In order to provide examples of how CSIRT maturity is addressed in real life by different organizations, Mr. Maarten Van Horenbeeck, FIRST Board member and Lead of the Task Force CIM of GFCE’s Working Group B, explained how FIRST uses SIM3 for their membership process and how FIRST often works with other parties doing cyber capacity building projects around the world. Mr. Van Horenbeeck highlighted the importance of aligning language and making sure we have similar understanding when talking about CSIRTs.

Next, Dr Evgenios Bardis, Head of the National CSIRT of Cyprus, shared his experiences when using the SIM3/GCMF to establish CSIRT-CY in 2017. Next to its value with the establishment, the model continues to be very useful to maintain and improve their maturity, since it also gives the opportunity to measure and value the quality of work your CSIRT is doing at a later stage. Dr. Bardis advises each new teams to start working right away with SIM3/GCMF and the FIRST CSIRT Services Framework.

To highlight the importance of cooperation among CSIRTS, Mr. Omo Oaiya, Chief Strategy Officer of WACREN, the West and Central African Research and Education Network, was given the floor. WACREN is using SIM3 to support the development of CSIRTs in research and education and sees the SIM3/GCMF as a blue print for newest CSIRTS on what they need to do. Mr. Oaiya also spoke about including the SIM3/GCMG model the AfricaConnect3. Finally, Mr. Oaiya emphasized the essence of a multistakeholder approach and collaborative maturity development for the national and regional CSIRT communities to become effective.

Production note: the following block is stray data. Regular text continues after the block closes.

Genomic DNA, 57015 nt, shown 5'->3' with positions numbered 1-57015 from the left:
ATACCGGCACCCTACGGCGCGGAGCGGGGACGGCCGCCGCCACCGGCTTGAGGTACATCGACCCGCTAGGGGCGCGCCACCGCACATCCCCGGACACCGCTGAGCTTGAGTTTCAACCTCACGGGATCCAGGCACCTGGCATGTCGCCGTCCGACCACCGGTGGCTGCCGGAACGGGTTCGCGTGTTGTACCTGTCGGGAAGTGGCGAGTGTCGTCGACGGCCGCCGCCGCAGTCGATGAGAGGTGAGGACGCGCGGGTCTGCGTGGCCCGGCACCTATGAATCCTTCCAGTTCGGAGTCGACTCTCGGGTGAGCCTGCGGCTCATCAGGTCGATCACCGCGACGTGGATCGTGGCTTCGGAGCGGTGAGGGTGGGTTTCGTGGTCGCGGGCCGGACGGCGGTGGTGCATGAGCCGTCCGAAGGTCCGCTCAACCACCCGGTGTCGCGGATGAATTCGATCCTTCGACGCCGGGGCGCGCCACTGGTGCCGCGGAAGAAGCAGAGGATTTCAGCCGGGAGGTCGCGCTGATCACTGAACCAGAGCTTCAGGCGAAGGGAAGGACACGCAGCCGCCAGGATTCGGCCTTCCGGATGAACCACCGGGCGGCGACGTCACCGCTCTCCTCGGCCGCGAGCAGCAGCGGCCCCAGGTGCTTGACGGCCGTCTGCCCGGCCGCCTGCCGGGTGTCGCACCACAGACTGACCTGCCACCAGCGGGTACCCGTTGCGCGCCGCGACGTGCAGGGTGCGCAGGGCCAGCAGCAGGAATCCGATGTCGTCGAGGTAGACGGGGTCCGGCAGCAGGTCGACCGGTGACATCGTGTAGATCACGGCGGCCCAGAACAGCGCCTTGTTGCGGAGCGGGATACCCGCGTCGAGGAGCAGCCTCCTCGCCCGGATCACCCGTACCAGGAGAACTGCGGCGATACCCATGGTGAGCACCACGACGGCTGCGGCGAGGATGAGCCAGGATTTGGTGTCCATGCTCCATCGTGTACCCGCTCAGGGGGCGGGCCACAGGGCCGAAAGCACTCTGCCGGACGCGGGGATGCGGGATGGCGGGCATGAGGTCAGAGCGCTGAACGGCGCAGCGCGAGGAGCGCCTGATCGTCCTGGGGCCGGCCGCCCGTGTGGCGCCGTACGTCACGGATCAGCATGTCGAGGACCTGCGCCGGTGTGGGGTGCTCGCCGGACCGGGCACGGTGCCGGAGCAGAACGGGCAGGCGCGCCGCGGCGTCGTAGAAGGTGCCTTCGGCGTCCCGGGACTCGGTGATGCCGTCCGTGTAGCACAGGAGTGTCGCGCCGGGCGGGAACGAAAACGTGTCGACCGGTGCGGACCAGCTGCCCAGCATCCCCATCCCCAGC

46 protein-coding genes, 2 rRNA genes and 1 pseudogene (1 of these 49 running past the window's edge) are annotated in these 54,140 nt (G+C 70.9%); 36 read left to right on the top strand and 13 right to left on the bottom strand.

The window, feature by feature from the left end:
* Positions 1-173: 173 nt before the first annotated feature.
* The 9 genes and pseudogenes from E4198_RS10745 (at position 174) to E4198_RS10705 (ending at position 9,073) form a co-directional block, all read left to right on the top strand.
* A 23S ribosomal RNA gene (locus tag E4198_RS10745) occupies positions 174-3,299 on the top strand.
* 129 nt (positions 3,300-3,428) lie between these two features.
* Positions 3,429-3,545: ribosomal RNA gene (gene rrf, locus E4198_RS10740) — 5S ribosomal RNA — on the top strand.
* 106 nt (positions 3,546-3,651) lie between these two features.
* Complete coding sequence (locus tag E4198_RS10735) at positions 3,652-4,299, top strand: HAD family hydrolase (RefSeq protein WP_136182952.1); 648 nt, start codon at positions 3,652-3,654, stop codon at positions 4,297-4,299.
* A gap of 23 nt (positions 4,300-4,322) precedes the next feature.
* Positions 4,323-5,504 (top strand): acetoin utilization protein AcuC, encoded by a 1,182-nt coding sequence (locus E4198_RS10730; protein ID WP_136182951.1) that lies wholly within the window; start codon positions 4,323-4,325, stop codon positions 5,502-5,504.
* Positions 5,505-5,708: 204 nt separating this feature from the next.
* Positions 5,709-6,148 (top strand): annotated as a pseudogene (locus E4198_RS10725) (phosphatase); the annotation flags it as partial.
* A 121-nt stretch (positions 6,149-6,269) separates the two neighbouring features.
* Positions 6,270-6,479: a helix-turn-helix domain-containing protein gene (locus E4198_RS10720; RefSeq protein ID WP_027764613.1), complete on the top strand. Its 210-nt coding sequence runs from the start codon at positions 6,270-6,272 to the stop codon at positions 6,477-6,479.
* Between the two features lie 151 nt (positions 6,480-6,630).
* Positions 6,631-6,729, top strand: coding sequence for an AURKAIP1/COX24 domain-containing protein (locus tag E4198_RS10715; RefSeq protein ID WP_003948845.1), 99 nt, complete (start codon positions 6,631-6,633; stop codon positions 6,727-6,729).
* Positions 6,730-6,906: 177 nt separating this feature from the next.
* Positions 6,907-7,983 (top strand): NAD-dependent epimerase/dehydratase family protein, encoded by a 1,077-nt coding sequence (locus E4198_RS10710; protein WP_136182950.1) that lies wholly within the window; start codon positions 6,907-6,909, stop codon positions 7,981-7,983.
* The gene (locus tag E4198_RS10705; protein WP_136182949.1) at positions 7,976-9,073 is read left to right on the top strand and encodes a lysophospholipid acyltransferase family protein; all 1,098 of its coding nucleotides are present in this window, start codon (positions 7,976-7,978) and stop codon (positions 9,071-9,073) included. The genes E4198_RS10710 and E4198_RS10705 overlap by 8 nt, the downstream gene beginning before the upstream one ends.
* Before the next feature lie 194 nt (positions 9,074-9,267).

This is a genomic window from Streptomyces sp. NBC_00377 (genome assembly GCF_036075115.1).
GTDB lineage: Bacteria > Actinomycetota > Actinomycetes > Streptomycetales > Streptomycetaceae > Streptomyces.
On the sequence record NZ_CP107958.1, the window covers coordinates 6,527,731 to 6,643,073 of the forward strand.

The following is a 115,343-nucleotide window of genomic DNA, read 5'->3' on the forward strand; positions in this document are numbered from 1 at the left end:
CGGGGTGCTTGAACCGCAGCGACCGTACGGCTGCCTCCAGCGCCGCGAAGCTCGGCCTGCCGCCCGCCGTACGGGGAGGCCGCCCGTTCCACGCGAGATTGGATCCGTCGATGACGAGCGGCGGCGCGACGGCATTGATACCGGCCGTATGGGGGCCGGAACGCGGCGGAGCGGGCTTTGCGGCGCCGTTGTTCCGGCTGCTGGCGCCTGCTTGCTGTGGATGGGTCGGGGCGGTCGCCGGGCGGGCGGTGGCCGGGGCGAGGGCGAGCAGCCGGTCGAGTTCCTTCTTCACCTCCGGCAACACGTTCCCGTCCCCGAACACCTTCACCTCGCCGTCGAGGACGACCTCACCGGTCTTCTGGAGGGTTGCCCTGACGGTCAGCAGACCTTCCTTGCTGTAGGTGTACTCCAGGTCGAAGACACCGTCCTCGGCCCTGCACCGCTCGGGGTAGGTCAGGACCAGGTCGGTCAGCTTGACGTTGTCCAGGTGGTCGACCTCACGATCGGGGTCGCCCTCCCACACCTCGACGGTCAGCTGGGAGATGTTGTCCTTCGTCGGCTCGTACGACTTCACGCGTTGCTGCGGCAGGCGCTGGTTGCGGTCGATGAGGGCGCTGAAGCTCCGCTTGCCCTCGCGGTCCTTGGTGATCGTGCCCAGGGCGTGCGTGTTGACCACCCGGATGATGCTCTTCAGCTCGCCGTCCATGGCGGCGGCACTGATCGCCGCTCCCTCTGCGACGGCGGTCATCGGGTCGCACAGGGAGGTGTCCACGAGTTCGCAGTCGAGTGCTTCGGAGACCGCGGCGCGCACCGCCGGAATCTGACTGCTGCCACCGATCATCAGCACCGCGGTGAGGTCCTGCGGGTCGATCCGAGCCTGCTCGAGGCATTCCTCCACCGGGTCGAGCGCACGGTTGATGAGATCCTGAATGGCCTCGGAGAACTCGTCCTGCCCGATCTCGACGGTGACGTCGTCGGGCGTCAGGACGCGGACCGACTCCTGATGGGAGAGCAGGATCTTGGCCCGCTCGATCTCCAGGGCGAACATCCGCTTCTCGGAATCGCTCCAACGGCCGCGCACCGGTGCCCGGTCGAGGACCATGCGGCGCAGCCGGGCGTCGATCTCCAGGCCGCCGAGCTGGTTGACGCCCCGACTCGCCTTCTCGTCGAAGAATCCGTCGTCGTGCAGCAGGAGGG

Additionally, Mr. Don Stikvoort, briefly spoke about the EU Cyber4Dev projects that support countries from the “Global South” to develop or improve, amongst other things, their national CSIRTs. Here the SIM3 and GCMF are important building blocks, while aiming for a national multi-stakeholder approach.

The last speaker of this session, Ms. Nynke Stegink from NCSC-NL stressed that The Netherlands/TNO will continue to work on further enhancement of the GCMF. It will do so through finalizing a Phase 0 guideline that focuses on the first steps of establishing a national CSIRT capacity, so before the GCMF comes into play. Second, it will elaborate and refine the maturity profiles within the GCMF for national CSIRTS together with ENISA and the Open CSIRT Foundation. The Netherlands is also active in proof-of-concept implementation support and therefore willing to refine GFCE members’ need for help. Ms. Stegink encouraged anyone with questions to contact her ( and the GFCE Secretariat at (

At the end of the session, an interactive and fruitful discussion was started when participants were given the opportunity to raise questions to the speakers. In the coming weeks, follow-up on those questions will be done in separate communication threads.